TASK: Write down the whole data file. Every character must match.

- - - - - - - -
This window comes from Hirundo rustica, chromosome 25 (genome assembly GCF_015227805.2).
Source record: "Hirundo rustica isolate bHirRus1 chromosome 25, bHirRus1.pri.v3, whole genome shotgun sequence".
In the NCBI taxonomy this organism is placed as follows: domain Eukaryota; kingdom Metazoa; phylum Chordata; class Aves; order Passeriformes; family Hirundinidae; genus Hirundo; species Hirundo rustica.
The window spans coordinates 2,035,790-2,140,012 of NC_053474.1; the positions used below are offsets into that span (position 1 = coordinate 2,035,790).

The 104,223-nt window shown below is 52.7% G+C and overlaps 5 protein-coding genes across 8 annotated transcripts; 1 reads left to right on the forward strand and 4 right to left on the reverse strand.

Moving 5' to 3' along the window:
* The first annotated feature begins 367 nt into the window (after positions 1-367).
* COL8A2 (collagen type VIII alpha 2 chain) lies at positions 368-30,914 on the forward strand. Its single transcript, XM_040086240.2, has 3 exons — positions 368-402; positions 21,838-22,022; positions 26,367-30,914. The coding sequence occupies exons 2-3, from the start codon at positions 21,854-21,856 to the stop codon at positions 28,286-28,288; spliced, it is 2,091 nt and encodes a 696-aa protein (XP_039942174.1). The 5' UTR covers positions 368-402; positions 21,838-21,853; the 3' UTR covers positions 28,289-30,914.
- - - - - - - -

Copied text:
This window comes from Hirundo rustica, chromosome 25 (genome assembly GCF_015227805.2).
Source record: "Hirundo rustica isolate bHirRus1 chromosome 25, bHirRus1.pri.v3, whole genome shotgun sequence".
In the NCBI taxonomy this organism is placed as follows: domain Eukaryota; kingdom Metazoa; phylum Chordata; class Aves; order Passeriformes; family Hirundinidae; genus Hirundo; species Hirundo rustica.
The window spans coordinates 2,035,790-2,140,012 of NC_053474.1; the positions used below are offsets into that span (position 1 = coordinate 2,035,790).

The 104,223-nt window shown below is 52.7% G+C and overlaps 5 protein-coding genes across 8 annotated transcripts; 1 reads left to right on the forward strand and 4 right to left on the reverse strand.

Moving 5' to 3' along the window:
* The first annotated feature begins 367 nt into the window (after positions 1-367).
* COL8A2 (collagen type VIII alpha 2 chain) lies at positions 368-30,914 on the forward strand. Its single transcript, XM_040086240.2, has 3 exons — positions 368-402; positions 21,838-22,022; positions 26,367-30,914. The coding sequence occupies exons 2-3, from the start codon at positions 21,854-21,856 to the stop codon at positions 28,286-28,288; spliced, it is 2,091 nt and encodes a 696-aa protein (XP_039942174.1). The 5' UTR covers positions 368-402; positions 21,838-21,853; the 3' UTR covers positions 28,289-30,914.